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How China's Rare-Earth Chokehold Has Helped One Small U.S. Company

Nothing like a little supply shortage fear and a Chinese monopoly to get business deals moving. U.S. rare earths producer Molycorp Minerals (MCP) announced a joint venture this week with Japan's Hitachi Metals to make the coveted alloys and magnets used in numerous modern-day devices including cell phones, laptops and anti-lock brakes.

Molycorp's aspiration to team up with a third-party manufacturer isn't exactly a secret. Molycorp laid it all out in April when it announced plans to raise an estimated $350 million in an initial public offering filed with the SEC. In its IPO, Molycorp described plans to restart its Mountain Pass rare earths mine in California and eventually form a joint venture with a manufacturer that had the tech and facilities to turn their rare earth materials into high-performance permanent magnets.

What's curious is the company's rise from tepid IPO to tripling of its share price and finally the Hitachi joint venture in less than a year. It's all because China, which controls some 97 percent of the rare earth supply in the world, used its power to punish Japan.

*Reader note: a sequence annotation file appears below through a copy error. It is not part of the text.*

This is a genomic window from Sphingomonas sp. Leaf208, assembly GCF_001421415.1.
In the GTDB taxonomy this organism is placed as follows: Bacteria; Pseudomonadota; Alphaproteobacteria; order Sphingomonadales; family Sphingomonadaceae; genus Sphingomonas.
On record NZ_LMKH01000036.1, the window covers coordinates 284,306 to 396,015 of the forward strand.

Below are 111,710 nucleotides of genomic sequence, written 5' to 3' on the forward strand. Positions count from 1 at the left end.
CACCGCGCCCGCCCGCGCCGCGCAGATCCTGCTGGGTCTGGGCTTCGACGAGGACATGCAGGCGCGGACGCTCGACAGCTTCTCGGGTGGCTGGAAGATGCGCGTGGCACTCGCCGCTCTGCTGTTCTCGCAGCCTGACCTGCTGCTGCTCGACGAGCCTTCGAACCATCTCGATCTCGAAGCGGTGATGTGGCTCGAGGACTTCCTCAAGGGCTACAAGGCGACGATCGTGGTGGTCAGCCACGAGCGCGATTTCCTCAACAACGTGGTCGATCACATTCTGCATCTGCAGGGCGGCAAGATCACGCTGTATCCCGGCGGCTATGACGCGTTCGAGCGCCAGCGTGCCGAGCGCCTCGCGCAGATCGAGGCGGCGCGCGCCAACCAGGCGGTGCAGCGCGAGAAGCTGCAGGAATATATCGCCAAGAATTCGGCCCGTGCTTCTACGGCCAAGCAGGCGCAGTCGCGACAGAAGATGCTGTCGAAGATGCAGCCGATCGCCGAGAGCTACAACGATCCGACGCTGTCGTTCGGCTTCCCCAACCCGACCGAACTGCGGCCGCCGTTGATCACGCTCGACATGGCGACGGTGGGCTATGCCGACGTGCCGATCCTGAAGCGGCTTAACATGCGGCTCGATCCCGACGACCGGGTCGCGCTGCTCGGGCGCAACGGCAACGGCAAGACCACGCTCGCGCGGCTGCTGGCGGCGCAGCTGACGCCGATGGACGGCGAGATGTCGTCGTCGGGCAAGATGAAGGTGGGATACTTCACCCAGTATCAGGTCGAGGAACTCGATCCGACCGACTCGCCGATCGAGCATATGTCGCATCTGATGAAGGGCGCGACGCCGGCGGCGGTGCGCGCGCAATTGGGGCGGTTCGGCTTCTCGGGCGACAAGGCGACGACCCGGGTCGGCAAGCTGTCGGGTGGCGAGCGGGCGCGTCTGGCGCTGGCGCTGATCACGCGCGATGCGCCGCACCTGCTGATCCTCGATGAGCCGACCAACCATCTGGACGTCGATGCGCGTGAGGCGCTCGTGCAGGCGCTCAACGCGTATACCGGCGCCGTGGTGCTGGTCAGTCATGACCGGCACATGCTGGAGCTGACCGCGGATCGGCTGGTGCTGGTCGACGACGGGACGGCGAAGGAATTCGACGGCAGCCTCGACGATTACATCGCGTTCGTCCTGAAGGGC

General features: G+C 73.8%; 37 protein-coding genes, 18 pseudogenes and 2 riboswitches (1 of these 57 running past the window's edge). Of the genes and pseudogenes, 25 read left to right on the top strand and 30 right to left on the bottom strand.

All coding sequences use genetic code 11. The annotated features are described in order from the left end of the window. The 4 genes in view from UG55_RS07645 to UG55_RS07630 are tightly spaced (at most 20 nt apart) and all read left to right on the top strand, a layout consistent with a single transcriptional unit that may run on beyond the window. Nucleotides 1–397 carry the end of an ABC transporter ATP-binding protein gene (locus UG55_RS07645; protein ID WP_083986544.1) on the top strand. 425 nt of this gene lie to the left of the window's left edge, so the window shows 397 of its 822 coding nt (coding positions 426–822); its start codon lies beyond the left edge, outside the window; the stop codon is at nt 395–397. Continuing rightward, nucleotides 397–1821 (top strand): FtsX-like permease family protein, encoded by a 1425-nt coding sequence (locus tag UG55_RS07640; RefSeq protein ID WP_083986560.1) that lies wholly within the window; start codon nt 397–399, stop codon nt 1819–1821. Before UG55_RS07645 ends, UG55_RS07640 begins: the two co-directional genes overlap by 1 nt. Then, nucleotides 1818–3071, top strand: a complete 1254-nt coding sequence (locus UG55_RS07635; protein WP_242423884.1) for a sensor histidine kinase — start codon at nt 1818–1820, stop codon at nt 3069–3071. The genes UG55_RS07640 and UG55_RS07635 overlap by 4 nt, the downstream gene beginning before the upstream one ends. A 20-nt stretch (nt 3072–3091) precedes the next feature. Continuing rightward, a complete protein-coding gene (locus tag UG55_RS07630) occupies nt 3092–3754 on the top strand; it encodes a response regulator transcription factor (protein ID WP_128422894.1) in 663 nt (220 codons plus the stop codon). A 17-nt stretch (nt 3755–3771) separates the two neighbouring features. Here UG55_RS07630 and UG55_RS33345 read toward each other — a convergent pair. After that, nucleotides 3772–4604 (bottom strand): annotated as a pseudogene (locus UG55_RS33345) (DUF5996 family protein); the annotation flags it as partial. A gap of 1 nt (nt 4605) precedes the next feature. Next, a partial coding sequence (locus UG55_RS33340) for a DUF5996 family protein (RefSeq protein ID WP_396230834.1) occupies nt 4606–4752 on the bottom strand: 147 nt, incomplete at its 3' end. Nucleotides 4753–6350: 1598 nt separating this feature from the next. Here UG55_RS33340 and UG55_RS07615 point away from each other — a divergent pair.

China rising
China blocked shipments of rare earths to Japan in September as a diplomatic dispute over the detention of a Chinese fishing boat captain heated up. As BNET colleague Erik Sherman noted at the time, the implications were disturbing for Washington and any high-tech company. The move got Japan's attention as well as some folks on Capitol Hill. The rest of the world took notice a month later when China reportedly announced it would reduce its rare earth exports by 30 percent in 2011. The Energy Department has since released a 166-page report outlining a U.S. strategy to make rare earths more available here.

Missed opportunity
Molycorp had hoped for a DOE loan guarantee to help it restart its Mountain Pass mine, which is estimated to cost more than $500 million, but was denied because it was "too far upstream" from energy production, Molycorp's CEO Mark Smith told a House committee during testimony on rare earth minerals back in March 2010. Molycorp has filed another request for a DOE loan guarantee. We'll see if their luck changes this time around.

Since China began flexing its rare earth muscle, shares of Molycorp have skyrocketed from its rather pitiful $12 beginnings to more than $40 this month. Since the joint venture with Hitachi was announced Tuesday, shares have hit a high of $45.67.

Highlights of the deal:

  • The ventures will focus on making neodymium-iron-boron (NdFeB) alloys and magnets;
  • The magnets and alloys will be made in the U.S.
  • Hitachi and Molycorp expect to sign definitive agreements for the alloy venture by April 2011 and the partnership to produce magnets later in the year.
Photo from U.S. Agricultural Research Service via Wikipedia, public domain

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